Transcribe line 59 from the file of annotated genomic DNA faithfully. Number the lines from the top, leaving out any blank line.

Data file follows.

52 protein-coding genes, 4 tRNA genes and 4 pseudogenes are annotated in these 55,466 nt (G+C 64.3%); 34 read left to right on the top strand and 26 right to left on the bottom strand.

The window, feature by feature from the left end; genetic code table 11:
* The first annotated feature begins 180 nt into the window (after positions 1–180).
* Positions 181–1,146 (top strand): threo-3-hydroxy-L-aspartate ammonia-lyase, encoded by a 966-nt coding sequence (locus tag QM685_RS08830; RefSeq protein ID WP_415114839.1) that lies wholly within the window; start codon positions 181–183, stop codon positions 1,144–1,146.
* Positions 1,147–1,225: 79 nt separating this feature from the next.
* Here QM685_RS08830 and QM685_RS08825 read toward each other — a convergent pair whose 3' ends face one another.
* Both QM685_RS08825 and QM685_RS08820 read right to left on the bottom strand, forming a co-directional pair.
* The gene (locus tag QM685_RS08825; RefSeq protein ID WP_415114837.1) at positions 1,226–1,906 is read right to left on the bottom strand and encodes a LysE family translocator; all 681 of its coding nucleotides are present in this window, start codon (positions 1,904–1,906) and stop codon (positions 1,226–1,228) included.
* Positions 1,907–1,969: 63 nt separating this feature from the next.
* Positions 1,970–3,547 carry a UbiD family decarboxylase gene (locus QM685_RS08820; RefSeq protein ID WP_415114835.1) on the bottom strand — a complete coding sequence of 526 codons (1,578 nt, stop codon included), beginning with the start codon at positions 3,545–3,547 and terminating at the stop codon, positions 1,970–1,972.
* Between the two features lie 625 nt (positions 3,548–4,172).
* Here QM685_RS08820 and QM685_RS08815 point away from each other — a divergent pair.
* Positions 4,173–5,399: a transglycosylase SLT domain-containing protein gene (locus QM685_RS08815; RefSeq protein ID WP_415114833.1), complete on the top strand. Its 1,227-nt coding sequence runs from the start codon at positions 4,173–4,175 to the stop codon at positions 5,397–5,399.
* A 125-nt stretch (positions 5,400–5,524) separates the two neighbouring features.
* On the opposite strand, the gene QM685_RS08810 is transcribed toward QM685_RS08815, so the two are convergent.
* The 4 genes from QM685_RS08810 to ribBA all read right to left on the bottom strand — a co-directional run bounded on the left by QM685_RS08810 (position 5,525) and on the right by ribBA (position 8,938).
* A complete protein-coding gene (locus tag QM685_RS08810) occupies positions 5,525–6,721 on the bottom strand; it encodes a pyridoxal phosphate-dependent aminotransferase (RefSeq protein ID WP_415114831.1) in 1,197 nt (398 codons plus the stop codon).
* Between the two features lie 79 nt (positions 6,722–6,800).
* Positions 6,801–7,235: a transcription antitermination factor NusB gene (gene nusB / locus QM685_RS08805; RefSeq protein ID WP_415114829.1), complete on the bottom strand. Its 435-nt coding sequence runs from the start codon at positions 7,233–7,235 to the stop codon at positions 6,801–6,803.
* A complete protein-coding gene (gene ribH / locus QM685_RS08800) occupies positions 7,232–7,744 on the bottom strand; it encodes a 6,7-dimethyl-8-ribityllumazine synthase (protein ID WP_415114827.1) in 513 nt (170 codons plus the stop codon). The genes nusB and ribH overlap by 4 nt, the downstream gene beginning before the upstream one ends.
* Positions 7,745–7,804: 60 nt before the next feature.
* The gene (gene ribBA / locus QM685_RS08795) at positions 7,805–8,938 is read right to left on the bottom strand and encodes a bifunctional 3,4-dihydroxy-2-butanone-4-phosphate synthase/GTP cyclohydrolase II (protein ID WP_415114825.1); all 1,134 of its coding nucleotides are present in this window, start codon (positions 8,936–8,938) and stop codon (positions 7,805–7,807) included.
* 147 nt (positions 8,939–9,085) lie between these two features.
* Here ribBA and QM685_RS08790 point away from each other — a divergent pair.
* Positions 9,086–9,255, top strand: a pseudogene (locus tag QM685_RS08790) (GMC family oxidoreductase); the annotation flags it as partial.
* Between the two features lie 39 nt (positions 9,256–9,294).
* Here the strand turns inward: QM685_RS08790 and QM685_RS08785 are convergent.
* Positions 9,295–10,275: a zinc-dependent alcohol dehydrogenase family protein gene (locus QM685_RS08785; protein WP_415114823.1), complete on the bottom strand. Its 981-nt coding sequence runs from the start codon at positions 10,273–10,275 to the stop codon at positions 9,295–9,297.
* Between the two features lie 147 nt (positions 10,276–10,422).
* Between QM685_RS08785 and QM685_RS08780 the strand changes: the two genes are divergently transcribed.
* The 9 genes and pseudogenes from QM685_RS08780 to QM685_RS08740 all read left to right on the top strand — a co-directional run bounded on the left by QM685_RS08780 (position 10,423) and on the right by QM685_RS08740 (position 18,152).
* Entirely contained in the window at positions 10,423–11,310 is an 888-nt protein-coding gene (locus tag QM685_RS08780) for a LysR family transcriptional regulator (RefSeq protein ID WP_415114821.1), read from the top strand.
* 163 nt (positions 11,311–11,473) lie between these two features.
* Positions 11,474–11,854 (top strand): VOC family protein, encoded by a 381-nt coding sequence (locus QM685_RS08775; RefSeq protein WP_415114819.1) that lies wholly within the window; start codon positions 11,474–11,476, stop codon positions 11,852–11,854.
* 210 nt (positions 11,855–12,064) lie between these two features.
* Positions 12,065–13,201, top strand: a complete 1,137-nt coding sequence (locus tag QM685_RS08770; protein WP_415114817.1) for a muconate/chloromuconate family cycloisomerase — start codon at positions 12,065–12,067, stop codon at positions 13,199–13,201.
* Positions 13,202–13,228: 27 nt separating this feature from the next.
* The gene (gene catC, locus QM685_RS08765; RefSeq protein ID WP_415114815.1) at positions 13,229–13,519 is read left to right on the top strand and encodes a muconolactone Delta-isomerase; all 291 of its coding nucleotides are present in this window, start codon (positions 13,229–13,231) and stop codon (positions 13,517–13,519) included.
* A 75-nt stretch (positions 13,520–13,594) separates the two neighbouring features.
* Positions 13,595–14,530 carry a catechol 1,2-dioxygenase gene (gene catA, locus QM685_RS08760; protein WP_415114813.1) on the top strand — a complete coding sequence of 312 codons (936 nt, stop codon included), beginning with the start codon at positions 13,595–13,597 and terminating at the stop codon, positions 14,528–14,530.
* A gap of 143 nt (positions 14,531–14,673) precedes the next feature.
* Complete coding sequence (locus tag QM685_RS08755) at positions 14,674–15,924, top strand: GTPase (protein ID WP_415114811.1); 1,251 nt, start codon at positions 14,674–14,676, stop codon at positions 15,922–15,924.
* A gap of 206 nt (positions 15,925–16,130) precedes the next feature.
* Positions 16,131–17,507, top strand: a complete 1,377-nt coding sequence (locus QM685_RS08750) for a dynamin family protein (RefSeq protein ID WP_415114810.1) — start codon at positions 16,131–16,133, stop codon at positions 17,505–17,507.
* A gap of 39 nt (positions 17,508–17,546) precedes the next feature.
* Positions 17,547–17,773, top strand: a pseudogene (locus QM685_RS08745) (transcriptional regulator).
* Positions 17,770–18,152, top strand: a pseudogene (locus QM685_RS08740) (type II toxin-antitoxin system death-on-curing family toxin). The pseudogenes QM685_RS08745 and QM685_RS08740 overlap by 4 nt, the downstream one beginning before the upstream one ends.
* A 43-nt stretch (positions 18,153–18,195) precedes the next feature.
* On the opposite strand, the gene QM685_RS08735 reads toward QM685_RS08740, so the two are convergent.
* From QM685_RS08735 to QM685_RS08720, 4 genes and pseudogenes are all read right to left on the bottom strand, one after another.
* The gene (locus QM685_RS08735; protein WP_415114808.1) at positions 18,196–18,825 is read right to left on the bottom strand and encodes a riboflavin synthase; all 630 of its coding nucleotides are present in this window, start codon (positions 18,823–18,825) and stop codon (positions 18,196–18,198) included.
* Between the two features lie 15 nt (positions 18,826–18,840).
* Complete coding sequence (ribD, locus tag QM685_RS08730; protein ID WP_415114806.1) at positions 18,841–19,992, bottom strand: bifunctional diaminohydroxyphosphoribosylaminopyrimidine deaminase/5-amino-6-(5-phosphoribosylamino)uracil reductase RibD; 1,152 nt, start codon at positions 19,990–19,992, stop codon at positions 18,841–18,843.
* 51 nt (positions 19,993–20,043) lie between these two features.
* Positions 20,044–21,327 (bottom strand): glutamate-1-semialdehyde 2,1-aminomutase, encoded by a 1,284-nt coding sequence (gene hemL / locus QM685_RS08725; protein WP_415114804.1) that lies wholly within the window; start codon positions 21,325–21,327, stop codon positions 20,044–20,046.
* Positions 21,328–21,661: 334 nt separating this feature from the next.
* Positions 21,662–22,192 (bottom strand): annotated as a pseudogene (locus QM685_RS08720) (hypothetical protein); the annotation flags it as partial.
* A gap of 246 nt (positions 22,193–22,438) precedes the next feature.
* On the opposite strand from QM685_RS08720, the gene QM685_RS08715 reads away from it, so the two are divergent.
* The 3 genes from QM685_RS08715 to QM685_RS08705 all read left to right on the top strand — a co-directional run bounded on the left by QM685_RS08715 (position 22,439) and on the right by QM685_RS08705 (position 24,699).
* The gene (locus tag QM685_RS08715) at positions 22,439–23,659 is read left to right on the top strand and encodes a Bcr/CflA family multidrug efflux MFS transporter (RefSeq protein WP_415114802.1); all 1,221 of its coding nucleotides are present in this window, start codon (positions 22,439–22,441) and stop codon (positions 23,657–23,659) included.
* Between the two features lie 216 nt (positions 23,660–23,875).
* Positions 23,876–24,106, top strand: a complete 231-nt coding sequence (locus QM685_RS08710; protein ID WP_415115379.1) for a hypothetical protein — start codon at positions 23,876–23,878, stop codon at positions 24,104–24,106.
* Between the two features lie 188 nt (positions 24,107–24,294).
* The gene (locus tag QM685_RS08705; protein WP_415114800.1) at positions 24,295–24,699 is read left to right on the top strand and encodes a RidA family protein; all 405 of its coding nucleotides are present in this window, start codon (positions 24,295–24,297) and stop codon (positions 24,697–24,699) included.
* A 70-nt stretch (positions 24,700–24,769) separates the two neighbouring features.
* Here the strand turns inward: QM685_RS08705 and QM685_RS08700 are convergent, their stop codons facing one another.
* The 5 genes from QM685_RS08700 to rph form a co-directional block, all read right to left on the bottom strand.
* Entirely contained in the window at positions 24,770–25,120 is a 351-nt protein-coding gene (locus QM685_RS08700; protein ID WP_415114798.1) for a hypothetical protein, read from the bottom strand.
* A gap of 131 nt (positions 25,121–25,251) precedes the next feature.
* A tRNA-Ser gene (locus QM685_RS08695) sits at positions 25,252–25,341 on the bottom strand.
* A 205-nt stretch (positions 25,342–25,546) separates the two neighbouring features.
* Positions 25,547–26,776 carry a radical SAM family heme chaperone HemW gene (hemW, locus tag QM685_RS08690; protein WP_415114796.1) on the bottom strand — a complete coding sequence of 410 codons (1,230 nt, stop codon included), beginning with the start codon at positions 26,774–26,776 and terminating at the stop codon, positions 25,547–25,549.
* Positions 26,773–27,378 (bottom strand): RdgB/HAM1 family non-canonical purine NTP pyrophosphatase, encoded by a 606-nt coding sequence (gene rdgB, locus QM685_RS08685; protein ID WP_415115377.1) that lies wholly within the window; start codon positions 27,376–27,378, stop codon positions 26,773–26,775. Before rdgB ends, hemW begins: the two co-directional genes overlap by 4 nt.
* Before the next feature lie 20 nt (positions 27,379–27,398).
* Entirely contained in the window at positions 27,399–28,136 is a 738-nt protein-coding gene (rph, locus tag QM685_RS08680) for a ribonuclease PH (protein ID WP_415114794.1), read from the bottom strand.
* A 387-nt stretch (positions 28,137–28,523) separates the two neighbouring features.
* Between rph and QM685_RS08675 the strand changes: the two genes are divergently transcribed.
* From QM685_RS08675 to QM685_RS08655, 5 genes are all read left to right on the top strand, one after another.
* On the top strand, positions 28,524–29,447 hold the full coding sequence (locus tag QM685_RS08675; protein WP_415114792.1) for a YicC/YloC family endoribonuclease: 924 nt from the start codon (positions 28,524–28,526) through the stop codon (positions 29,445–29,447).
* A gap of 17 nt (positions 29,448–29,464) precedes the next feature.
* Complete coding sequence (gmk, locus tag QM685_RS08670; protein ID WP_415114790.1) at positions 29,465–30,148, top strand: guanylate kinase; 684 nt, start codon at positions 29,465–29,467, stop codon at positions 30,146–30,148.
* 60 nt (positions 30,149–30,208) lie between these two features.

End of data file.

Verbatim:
* On the opposite strand from QM685_RS08720, the gene QM685_RS08715 reads away from it, so the two are divergent.